Thoughts on 1950s Tangos

Many, perhaps most, Argentine Tango “experts” would walk out of a milonga if they heard a piece of late 1950s Tango music. They dismiss anything beyond 1953 as being Hollywood music. It isn’t “real Tango music”.

Personally I'd be delighted to go to a 1950s only milonga - but I draw the line at some bands such as Basso. That is indeed Hollywood background music. [Edit: I'll be DJing a Silken Age only Milonga on Saturday 18th November including at least one Basso tanda]

At the other end of the timescale If I wanted to listen to crackling and pops I'll open a bottle non-vintage Champagne and put my ear to the top of the bottle. [Try it]

And I definitely am not prepared to listen to a singer whose singing is worse than mine. Or a singer who not only cannot hold a note but who ignores the Tango music he is supposedly singing with and "speaks-sings" spoken recitative. I can do that myself quite nicely.

These days I almost only listen to Argentine Tango music and mainly Italian Opera. When I go to the Opera I know I'm getting Puccini. And not just Puccini but La Boheme and nothing from Turandot. Or maybe I’ll be at a Wagner opera and it will be Götterdämmerung and nothing from Die Meistersinger.

I'm not interested in a something for everyone concert with greatest hits even if I might enjoy each and every piece of music in its own context. So not only will I know the playlist but I'll have listened to the Opera or watched it on DVD perhaps carefully following the libretto.

At the Opera I am but a spectator but I will know the Opera well. As a Tango dancer I am performing and interpreting the music for my Tanguera. Therefore I far prefer music I know well especially if I know the lyrics to interpret and role play.

Oh and my Opera music is all “traditional”. I don't listen to any operas written after 1926. But I'm not going to listen to a quaint nostalgic crackly 1920s recording of Turandot. Even if the music is excellent the sound quality is poor. My Opera CDs are with a few exceptions recorded between 1975 and 2000.

So listening to current Tango bands / orchestras does not have to be listening to electro-punk Tango. There are some bands that are as good as and perhaps better than the originals even ignoring the sound quality. But there is a tendency in all “covers” whatever the genre to string the music out and thereby make it slower and less danceable.

So it would be nice if Tango DJs were much more individualistic and branded themselves as such according to their musical bent.

See later article on Época de Seda ' Silken Age of Tango 17th November 2017

Now I can be as awkward a customer as any tango “expert”. I know some DJs who play a lot of mixed tandas - even mixed singers. Mixed bands should be avoided within a Tanda (if I am in the milonga ;-) ) unless there is a very special occasion to be marked with selected songs illustrating the theme.

There is a milonga in Germany held in a disused train station and on the milonga anniversary they have a Train Tanda with mixed bands. I have an Edición Azul (Blue Edition) coming up (2nd September 2017) but even then I’ll have the “Azul” songs heading their own Tandas.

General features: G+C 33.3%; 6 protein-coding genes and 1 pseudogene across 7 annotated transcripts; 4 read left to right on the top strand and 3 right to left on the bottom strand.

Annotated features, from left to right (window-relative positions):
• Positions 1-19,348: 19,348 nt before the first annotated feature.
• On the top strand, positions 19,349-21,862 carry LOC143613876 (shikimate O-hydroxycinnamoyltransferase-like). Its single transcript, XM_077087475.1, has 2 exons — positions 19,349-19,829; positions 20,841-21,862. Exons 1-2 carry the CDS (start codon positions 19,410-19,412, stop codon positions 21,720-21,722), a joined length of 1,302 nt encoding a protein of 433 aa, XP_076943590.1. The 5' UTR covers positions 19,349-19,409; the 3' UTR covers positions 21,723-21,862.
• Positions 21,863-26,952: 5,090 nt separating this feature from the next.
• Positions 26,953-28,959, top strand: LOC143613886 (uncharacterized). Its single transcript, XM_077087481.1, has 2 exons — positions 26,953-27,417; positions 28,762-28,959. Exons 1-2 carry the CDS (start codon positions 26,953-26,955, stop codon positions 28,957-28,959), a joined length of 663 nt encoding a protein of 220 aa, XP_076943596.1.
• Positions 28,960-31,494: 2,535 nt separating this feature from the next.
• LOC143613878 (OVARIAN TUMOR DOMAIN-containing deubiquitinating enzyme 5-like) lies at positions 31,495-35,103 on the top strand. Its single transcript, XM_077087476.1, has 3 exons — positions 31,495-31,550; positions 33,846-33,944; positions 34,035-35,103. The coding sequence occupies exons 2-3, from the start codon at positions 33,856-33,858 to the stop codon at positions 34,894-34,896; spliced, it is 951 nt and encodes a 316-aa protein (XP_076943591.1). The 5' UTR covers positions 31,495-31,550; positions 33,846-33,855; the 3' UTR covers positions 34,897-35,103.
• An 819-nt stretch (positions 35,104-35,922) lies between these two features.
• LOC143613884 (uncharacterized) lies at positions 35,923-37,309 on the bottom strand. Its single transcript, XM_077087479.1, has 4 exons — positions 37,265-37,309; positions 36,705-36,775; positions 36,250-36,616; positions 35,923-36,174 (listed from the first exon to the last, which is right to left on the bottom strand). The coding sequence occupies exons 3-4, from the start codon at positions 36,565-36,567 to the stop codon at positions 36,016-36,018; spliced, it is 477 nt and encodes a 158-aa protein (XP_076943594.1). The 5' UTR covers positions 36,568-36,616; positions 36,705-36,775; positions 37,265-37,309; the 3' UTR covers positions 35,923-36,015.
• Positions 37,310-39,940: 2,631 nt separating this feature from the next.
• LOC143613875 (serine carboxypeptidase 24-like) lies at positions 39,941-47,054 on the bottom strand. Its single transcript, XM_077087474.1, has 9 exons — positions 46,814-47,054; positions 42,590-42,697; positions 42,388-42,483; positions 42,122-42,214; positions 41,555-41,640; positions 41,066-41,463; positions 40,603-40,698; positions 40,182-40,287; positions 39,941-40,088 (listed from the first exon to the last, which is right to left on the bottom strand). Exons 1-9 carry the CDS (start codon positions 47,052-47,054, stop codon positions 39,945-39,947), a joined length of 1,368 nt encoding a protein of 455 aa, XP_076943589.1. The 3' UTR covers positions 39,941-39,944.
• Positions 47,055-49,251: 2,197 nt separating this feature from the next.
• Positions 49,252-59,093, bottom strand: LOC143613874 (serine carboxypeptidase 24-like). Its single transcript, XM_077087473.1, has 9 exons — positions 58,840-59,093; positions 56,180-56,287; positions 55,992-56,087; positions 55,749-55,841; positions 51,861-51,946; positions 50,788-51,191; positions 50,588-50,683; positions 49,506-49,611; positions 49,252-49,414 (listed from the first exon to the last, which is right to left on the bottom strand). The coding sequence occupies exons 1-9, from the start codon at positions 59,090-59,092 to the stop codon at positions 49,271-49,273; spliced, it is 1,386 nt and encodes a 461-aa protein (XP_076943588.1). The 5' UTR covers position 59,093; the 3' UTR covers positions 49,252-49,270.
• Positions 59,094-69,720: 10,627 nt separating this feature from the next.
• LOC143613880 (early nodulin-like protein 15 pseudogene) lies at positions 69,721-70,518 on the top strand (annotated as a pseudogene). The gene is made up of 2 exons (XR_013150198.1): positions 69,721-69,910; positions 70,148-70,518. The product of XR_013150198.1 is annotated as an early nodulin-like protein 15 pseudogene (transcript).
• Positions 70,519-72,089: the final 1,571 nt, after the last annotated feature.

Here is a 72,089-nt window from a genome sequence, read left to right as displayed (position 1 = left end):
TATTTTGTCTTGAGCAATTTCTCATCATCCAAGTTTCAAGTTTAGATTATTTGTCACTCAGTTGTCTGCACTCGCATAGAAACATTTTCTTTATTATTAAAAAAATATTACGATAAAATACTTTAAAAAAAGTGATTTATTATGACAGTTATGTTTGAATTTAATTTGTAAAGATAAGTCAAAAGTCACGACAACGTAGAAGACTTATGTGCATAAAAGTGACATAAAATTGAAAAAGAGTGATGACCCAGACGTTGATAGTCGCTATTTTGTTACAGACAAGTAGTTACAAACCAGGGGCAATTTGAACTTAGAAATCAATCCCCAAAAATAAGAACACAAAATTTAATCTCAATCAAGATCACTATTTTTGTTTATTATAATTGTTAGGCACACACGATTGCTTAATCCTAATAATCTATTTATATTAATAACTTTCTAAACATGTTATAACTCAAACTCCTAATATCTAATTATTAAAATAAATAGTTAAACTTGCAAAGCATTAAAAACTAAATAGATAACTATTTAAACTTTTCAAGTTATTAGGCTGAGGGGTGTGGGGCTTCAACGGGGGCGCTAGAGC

I get very shocked and annoyed when the male (or rarely female) singer changes within a Tanda; though changing male and female singers is fine with me as there is a marked contrast and an instrumental sorbet between a change of male singers can be fine. In fact I’d far rather have a mixed band tanda than a mixed singer tanda. I’ll play a Goyeneche Tanda soon.

Some DJs play 60% - 70% instrumentals and others hardly any. I have been told that “people” find vocal Tangos “boring.” On the other hand I find too many instrumentals one dimensional and lacking - in lyrics and a singer(s) obviously.

Well I did write earlier that I pretty much only listen to (Italian) opera and (Argentine) Tango. I don’t listen to piano recitals, violin concertos or even symphonies unless there is a personal connection such as a friend is performing.

For me it would be good if I knew that Tango DJ A's sets are packed with La Guardia Vieja; DJ B loves to play early La Guardia Nueva; TDJ C has lots of late Guardia Nueva; and if you love (don't like) Sassone, Federico and Salamanca best head for (avoid) weirdo Tango DJ D’s milongas.

There are plenty of milongas around. Yesterday even London had seven milongas. Let them all be different but all predictable in music style. I like to know what I am getting and I’ll even enjoy all of them for managing expectations.

So what do I like about 1950s Tango music?

  • Good quality sound;
  • Depth and emotional intensity of the songs;
  • Singers who can hold a note rather than sing-speak rap-recitative;
  • Singer and band obviously matching and not seemingly mixed together randomly;
  • Good clear diction of singers;
  • Strength of the violins balancing the bandoneons and piano.
  • Good memorable tunes to singalong and dance to.
  • Makes me smile throughout the tanda so softer more comfortable cheeks for my Tanguera to rest against.

Warren Edwardes

14th August 2017

A 1950s Tango Tanda - Fulvio Salamanca

Bomboncito

Todo Es Amor

Tengo un Pecado Nuevo

Adios Corazón

A current Tango Orquesta in 1950s style - Romantica Milonguera

Esta noche de luna

Todo es amor

Poema

Bombocito